Update 6/22/2010: Problem resolved thanks to a few helpful people. Please see comment thread for details

I'm stumped by this problem with Apple Safari; perhaps you can help.

Here's the situation. I have a file that I make available for others to download. The file happens to be a Notes template but it could be any file with a non-standard extension.

The file is on a hosted web site at GoDaddy. I upload files there to make them available for download.

Here's an example:
   http://download.eproductivity.com/thisisanemptynotestemplate.ntf

On a PC, if you click on that link from IE, FireFox, Chrome, or Safari, the browser will prompt you to Open or save the file, like this:

20100621-PCSafariBrowserDialog.jpg

On a Mac using the Apple Safari browser the experience is completely different. If you click on that same link in Safari the browser tries to open the file, which results in a screen full of garbage, like this:

Click to view larger image

It appears that Safari on the Mac is trying to open and display the file, which of course is not want I want.

Bruce Elgort, (creator of IdeaJam - there's my shameless plug) tried to help today by running the same tests in various browsers on his Mac and it worked in all but Apple Safari.

On a Mac, if you click on that link from FireFox, it works fine:

20100621-MacFireFoxBrowserDialog.jpg

On a Mac, if you click on that link from Google's Chrome browser, it starts downloading immediately:

20100621-MacChromeBrowserDialog.jpg

Any ideas on how I can get the Apple Safari browser to successfully download this file?  I'd hate to have to tell Apple users they have to use a different browser or buy a PC. ;-)

Thanks.

Update:
I don't think it should matter, but I do not actually give the user the direct URL. Instead, we have a button with some script behind it that redirects the user to the URL. I simply posted the direct URL above for testing purposes. This feels like either a mime-type issue or more likely a bug in Safari. Any help would be welcome.

Discussion/Comments (5):

I could really use some help with Safari on a Mac

Erick, this is the bad habit of Safari to open everything in the browser, if you ask the users to hit the "CONTROL' key before hit the link they will be able to download the file.

I send you an screen shot to your email.

best,

APO

Posted at 6/21/2010 4:48:26 PM by Augusto Pinaud


I should clarify something about the URL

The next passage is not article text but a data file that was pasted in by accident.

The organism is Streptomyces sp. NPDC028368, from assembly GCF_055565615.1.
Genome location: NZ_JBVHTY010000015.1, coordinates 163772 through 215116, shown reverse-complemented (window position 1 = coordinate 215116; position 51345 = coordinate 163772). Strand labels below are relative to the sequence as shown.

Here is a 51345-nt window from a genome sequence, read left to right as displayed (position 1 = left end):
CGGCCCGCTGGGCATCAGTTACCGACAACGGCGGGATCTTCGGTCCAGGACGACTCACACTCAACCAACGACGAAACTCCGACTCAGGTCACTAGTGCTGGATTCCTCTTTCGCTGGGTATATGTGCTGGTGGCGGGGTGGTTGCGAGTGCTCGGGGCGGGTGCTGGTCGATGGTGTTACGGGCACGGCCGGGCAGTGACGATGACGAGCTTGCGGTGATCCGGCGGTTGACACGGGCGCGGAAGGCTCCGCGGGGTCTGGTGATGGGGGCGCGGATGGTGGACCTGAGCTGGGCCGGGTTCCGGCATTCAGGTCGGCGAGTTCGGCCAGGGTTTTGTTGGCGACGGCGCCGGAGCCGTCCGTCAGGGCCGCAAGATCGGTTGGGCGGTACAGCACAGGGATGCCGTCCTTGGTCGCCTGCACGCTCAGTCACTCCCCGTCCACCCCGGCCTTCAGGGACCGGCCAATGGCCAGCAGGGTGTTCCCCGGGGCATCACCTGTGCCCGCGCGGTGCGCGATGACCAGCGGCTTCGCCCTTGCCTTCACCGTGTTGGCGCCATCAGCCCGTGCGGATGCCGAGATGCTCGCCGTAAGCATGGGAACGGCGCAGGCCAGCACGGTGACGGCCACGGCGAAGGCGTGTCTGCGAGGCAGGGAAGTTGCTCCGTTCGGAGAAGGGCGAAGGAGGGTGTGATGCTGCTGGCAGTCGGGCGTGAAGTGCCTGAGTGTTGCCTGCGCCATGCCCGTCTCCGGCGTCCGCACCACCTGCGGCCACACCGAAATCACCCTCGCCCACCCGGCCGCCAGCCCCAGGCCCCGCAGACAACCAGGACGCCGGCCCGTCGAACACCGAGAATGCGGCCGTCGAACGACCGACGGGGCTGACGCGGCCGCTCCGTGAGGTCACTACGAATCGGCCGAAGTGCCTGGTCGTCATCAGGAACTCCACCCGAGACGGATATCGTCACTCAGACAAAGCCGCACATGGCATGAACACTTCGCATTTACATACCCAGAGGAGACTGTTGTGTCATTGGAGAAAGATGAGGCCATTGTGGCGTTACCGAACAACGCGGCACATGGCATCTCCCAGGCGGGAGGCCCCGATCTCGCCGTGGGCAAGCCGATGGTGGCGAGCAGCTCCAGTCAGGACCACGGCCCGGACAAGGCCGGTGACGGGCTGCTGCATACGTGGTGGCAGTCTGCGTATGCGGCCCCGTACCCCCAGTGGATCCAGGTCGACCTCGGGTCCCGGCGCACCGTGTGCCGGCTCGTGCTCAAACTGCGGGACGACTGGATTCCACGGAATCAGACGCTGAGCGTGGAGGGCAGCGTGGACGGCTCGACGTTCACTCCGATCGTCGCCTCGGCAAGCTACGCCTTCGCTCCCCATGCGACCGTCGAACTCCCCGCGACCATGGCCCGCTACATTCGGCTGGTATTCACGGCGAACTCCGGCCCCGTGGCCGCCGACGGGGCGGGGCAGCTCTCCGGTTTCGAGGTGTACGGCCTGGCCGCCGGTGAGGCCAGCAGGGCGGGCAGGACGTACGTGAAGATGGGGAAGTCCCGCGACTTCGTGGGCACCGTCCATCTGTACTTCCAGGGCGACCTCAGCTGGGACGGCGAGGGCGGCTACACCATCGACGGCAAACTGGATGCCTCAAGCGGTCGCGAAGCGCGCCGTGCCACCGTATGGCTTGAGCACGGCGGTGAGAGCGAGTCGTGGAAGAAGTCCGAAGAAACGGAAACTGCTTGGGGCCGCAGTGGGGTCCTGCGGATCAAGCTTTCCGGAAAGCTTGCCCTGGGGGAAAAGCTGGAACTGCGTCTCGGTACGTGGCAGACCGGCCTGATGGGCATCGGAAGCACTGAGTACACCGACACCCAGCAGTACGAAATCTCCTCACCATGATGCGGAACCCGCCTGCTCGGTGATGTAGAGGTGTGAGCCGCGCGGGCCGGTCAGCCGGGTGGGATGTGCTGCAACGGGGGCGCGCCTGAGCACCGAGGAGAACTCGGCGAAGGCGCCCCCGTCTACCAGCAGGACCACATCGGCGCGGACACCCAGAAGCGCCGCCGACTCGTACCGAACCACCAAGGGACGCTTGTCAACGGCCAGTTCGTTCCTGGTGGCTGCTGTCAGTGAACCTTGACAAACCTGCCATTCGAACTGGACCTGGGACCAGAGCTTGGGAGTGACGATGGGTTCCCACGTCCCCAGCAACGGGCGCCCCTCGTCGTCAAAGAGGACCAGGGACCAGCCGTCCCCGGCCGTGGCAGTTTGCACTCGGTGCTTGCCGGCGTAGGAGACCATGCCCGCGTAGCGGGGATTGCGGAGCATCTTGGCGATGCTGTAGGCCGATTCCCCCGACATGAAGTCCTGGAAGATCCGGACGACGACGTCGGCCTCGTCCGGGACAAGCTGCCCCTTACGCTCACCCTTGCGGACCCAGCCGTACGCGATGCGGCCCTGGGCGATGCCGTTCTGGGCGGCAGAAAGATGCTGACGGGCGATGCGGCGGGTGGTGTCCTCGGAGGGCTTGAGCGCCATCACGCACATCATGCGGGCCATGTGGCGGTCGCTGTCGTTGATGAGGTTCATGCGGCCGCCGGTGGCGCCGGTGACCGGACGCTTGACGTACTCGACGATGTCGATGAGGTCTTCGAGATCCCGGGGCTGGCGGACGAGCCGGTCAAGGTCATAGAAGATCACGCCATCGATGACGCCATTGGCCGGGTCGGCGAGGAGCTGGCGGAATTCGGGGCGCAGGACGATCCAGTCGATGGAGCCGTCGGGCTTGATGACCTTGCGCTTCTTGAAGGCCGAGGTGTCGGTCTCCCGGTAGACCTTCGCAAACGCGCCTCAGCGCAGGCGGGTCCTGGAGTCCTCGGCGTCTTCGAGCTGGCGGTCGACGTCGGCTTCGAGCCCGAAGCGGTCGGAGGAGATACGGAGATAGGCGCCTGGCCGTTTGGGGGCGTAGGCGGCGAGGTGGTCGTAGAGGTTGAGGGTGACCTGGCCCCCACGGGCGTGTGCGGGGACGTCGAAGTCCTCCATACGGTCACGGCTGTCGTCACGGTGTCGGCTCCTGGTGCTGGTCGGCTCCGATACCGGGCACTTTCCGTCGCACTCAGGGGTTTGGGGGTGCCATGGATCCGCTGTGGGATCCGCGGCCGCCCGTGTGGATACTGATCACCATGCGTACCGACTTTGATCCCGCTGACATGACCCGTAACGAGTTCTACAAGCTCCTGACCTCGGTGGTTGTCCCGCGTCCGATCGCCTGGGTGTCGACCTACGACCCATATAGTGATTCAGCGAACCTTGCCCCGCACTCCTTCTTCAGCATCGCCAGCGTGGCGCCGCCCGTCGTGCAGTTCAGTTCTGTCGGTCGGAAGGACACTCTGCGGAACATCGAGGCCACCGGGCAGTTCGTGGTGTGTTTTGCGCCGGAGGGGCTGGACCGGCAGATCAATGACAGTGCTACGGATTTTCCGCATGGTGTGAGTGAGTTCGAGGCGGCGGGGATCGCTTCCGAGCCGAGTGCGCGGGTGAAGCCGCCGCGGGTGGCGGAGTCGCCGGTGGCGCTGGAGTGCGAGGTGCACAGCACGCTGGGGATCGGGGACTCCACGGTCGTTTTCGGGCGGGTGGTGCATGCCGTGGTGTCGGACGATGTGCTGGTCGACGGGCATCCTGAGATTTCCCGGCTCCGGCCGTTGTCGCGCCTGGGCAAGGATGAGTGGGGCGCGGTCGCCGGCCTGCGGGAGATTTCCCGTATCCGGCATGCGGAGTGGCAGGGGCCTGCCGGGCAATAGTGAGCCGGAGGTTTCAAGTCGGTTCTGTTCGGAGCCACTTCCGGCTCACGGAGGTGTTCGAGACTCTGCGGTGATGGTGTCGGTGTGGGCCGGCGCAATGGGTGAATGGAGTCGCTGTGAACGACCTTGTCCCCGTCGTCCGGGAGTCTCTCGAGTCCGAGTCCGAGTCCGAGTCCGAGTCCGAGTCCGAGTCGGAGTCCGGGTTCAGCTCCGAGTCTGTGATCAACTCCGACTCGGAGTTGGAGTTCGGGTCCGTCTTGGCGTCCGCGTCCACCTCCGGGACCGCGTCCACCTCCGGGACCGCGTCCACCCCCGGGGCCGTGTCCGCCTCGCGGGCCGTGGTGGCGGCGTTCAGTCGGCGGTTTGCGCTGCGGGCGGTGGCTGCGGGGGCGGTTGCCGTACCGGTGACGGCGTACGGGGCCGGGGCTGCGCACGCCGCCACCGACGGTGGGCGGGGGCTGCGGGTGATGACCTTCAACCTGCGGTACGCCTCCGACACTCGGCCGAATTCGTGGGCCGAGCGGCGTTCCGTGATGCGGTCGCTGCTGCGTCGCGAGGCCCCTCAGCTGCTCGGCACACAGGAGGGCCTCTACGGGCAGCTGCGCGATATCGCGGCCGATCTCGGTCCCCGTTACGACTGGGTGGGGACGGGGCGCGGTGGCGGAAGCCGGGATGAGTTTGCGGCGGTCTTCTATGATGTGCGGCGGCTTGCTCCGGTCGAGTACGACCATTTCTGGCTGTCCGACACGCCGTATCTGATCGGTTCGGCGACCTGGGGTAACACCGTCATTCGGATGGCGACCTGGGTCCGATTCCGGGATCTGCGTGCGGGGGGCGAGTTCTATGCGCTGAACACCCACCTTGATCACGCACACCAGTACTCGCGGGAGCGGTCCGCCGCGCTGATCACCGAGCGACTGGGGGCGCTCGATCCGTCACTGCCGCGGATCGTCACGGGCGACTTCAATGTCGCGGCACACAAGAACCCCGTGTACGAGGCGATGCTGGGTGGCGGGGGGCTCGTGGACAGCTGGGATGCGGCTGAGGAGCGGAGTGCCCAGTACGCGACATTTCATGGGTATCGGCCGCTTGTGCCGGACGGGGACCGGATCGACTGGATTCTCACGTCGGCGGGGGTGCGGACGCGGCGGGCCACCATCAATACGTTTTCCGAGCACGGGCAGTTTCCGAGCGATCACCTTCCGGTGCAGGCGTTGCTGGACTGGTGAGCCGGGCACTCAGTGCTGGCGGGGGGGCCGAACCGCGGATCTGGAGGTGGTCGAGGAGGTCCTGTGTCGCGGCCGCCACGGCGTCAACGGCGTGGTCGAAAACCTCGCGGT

Thanks for the feedback. I suspected as much.

In our case the user is not actually clicking on a link but a buttonwith some script behind it that redirects the user to the URL. I simply posted the direct URL above for testing purposes. (I will updatethe blog post with details.)

If you have Safari and want to try the process yourself, go to this page and download anything... http://www.eProductivity.com/download.

Thanks.

Posted at 6/21/2010 5:04:33 PM by Eric Mack


The solution was to define the content type in an .htaccess file

The solution was to define the content type in an .htaccess file

I'm documenting this here for the benefit of anyone that may search this in the future.

In short, I concluded that the content type was not being recognized by Apple Safari and that the Safar Browser on Mac defaults unknown file types to text - which means it tries to display them -- rather than binary, which would cause the browser to prompt you for what to do next.

I originally went to my Domino server to set the content type but quickly realized that this would not work as the actual files were on another server and the content type is set by the server where the files reside and not the server where the html calls the file from.

So, long story short, here is the solution I used:

1. Create (or edit) an .htaccess text file in the root of the Linux web server where the files reside

2. Insert these two lines:

AddType binary/octet-stream .ntf

AddType binary/octet-stream .nsf

3. Save the file.

Done.

The above two lines will tell the browser that when presented with files of type .nsf (Notes database) or .ntf (Notes template) treat them as any other binary file. Most browsers will immediately prompt the user "do you want to download or open this file?" while Chrome will simply download the file.

Special thanks to Robert Peake, Bruce Elgort, and Agusto Pinaud for their help.

Posted at 6/22/2010 2:43:39 PM by Eric Mack


I could really use some help with Safari on a Mac

First of all I'm limited in understanding how to do very much on computers. I asked someone for help on how to do something and when i returned later to my computer my page was black with a warning headlined in red ( Warning: Possible

phishing site ) You probably know the rest. In any case I've never seen this before and it happens before i can access anything. I took a chance and ignored it but I have fear. What should i do? Please Help

Posted at 10/1/2010 9:35:15 AM by lehad Dhouti


I could really use some help with Safari on a Mac

situation resolved, thanks.

Posted at 10/1/2010 5:18:16 PM by lehad Dhouti



Discussion for this entry is now closed.